Dear Labour supporters…

As a long-time Labour voter who has since joined the Greens, and is still not absolutely certain which way to vote in the General Election, I keep finding myself saying the same thing on Twitter when discussing the election. Rather than repeat myself so many times, I thought I’d put a few of the standard questions and answers down here for reference. Just so you don’t have to ask me again and again, directly….

“Vote Green, get Tory”

I can’t count the number of times I’ve been told this. Firstly, in my constituency that simply isn’t true. The Tories don’t really have a chance here – and anyway, if they did (and I’ll be watching the polling closely) I would almost certainly vote Labour. Secondly, we can’t just be cynical about this – if we think only in those terms, we’d never get the kinds of changes that brought the Labour Party into existence in the first place. Elections aren’t just about the immediate short-term result. If you want real change – and I would hope most progressive (not to say radical) people do want real change – we have to think in longer terms, and in deeper ways.

Vote Labour, get Tory Policies

Thirdly, this brings up the next argument. Right now, it looks as though – for many of the issues that matter to me – a more accurate statement would be ‘vote Labour, get Tory Policies’. Yes, I know the policies over the NHS are different, and I know the austerity wouldn’t be quite as harsh, and I know the bedroom tax would be repealed, but that’s not enough for me. The appallingly xenophobic immigration policy is near identical, Gove’s ‘reforms’ to education seem to be being embraced by Tristram Hunt, the authoritarian civil liberties policies (not to mention counter-productive puritanism on things like internet filtering/censorship), and the overall acceptance of the false ‘scrounger/striver’ (including regular reference to punitive measures or use of coercion on benefit claimants) dichotomy is tantamount to Toryism.

Yes, I agree on the NHS, but given the amount of apparent denial among Labour ranks about PFI and so forth, I’m not fully convinced. When I see Labour’s unwillingness to be brave in relation to rail renationalisation, and the tentative nature of the opposition to the privatisation of the Royal Mail, I’m even less convinced.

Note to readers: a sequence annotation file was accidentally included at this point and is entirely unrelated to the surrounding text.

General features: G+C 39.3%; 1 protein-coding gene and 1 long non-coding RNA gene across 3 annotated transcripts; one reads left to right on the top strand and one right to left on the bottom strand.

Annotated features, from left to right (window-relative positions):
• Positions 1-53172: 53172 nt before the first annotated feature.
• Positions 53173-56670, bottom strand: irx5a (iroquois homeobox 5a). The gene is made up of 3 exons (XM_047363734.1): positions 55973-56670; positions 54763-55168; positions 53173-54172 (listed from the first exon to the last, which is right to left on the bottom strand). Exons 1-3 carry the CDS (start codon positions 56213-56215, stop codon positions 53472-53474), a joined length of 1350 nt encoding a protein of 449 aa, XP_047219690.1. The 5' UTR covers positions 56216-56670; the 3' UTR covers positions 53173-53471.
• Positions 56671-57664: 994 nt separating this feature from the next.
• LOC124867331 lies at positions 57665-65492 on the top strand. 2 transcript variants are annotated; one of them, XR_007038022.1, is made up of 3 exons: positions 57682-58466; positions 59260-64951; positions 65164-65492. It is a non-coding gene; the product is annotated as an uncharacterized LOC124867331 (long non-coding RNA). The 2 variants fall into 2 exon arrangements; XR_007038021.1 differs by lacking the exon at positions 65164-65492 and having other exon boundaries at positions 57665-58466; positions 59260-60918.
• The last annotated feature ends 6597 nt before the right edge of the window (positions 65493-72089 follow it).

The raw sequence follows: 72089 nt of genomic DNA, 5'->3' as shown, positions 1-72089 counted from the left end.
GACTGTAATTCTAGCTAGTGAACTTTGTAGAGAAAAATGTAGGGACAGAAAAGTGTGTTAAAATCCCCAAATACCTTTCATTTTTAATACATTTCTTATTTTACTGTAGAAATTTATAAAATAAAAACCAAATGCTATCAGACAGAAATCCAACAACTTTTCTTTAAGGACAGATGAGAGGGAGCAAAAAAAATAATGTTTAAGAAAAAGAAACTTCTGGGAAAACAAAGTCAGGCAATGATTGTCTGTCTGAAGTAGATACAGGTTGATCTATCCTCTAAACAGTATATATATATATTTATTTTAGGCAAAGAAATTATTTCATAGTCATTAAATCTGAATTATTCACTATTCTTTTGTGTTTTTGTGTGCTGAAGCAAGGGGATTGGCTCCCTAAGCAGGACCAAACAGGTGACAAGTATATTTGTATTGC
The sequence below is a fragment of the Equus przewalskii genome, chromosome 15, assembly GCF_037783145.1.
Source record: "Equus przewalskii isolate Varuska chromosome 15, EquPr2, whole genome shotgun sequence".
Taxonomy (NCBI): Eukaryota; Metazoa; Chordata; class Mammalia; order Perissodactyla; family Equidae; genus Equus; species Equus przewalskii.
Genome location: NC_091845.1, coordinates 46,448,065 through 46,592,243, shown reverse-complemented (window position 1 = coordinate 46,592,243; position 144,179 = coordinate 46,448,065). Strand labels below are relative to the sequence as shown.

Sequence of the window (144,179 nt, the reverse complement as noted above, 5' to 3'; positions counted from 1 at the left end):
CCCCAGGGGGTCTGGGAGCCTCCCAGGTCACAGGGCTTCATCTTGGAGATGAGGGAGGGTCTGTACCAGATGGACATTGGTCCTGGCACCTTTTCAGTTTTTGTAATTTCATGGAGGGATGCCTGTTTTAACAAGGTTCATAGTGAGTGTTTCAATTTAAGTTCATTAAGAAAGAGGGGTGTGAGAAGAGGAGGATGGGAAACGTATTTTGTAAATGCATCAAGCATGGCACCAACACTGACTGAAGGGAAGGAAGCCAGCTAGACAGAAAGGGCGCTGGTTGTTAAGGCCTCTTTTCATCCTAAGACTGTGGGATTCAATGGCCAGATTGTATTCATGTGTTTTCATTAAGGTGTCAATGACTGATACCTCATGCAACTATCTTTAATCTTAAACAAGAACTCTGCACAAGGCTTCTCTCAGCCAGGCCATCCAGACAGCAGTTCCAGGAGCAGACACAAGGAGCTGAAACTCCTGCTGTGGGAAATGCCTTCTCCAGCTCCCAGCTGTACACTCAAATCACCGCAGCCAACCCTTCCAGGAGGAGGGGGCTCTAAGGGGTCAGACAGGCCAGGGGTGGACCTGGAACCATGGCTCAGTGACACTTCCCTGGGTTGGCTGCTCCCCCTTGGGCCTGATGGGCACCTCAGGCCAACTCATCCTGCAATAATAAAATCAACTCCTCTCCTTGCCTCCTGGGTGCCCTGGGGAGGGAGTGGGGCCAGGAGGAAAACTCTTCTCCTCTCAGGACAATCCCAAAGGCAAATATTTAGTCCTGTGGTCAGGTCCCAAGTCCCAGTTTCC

And yes, I know that Labour’s austerity wouldn’t be as ‘bad’ as the current Tory austerity – that just makes Labour ‘ordinary’ Tory, and the current Tories ‘extreme’ Tory. And yes, I know that the lesser of two evils may be the ‘better’ choice in the end, but have we really come to that point? I hope not.

How NOT to get Green voters back…

Overall, my interactions with Labour supporters have reinforced the feelings that made me join the Green Party in the first place. I’m accused of stupidity by some, of being too posh by others, of not understanding how politics works by more – the whole ‘vote Green, get Tory’ idea suggests that I haven’t thought it through. It’s an insult to my intelligence – and to my understanding of politics. I’ve been told Greens are just sandal-wearing middle-class hand-wringers. Again, not true – and insulting. Do you really think that insulting people will make them like you more?

How TO get Green voters back…

Well, a starting point would be an acknowledgment of why people feel abandoned by the Labour Party. For me, there was one pivotal moment – when Liam Byrne effectively supported (by abstaining) the retrospective legislation on Workfare, something which even now does not seem to have been acknowledged to have been a mistake. There have been other ‘facepalm’ moments when I’ve been reminded that the Parliamentary Labour Party is not on the same page as me. I know lots of excellent people in local Labour Party politics, but it’s still very hard to see how local activists get their views into the national arena. It’s hard to see any comprehension of why people might be upset – instead, when there’s a mention of something good, it’s almost always immediately matched by something appalling and retrogressive. An attack on David Cameron for not being nasty enough over immigration. An absurdity like the ‘oath’ for teachers. More support for internet censorship by Helen Goodman.